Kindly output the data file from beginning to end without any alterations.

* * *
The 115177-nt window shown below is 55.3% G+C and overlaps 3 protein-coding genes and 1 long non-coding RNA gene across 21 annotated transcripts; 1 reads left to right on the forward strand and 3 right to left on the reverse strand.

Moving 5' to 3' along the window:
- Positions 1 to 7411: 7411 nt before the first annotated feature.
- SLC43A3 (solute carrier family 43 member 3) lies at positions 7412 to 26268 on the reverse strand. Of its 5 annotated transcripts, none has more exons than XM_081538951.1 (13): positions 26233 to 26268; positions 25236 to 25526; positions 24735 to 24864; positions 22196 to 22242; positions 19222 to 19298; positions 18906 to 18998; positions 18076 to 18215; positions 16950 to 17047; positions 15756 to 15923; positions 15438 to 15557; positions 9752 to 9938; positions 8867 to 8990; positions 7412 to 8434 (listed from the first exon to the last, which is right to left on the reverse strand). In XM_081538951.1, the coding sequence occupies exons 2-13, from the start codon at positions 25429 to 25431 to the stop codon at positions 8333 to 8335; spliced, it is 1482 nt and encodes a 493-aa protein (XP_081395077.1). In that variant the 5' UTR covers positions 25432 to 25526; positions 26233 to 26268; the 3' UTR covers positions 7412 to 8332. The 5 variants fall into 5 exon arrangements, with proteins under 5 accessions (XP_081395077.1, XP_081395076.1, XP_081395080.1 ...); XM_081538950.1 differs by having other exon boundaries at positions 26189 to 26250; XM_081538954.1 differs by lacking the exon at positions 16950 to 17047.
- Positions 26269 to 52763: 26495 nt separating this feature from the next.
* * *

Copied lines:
The 115177-nt window shown below is 55.3% G+C and overlaps 3 protein-coding genes and 1 long non-coding RNA gene across 21 annotated transcripts; 1 reads left to right on the forward strand and 3 right to left on the reverse strand.

Moving 5' to 3' along the window:
- Positions 1 to 7411: 7411 nt before the first annotated feature.
- SLC43A3 (solute carrier family 43 member 3) lies at positions 7412 to 26268 on the reverse strand. Of its 5 annotated transcripts, none has more exons than XM_081538951.1 (13): positions 26233 to 26268; positions 25236 to 25526; positions 24735 to 24864; positions 22196 to 22242; positions 19222 to 19298; positions 18906 to 18998; positions 18076 to 18215; positions 16950 to 17047; positions 15756 to 15923; positions 15438 to 15557; positions 9752 to 9938; positions 8867 to 8990; positions 7412 to 8434 (listed from the first exon to the last, which is right to left on the reverse strand). In XM_081538951.1, the coding sequence occupies exons 2-13, from the start codon at positions 25429 to 25431 to the stop codon at positions 8333 to 8335; spliced, it is 1482 nt and encodes a 493-aa protein (XP_081395077.1). In that variant the 5' UTR covers positions 25432 to 25526; positions 26233 to 26268; the 3' UTR covers positions 7412 to 8332. The 5 variants fall into 5 exon arrangements, with proteins under 5 accessions (XP_081395077.1, XP_081395076.1, XP_081395080.1 ...); XM_081538950.1 differs by having other exon boundaries at positions 26189 to 26250; XM_081538954.1 differs by lacking the exon at positions 16950 to 17047.
- Positions 26269 to 52763: 26495 nt separating this feature from the next.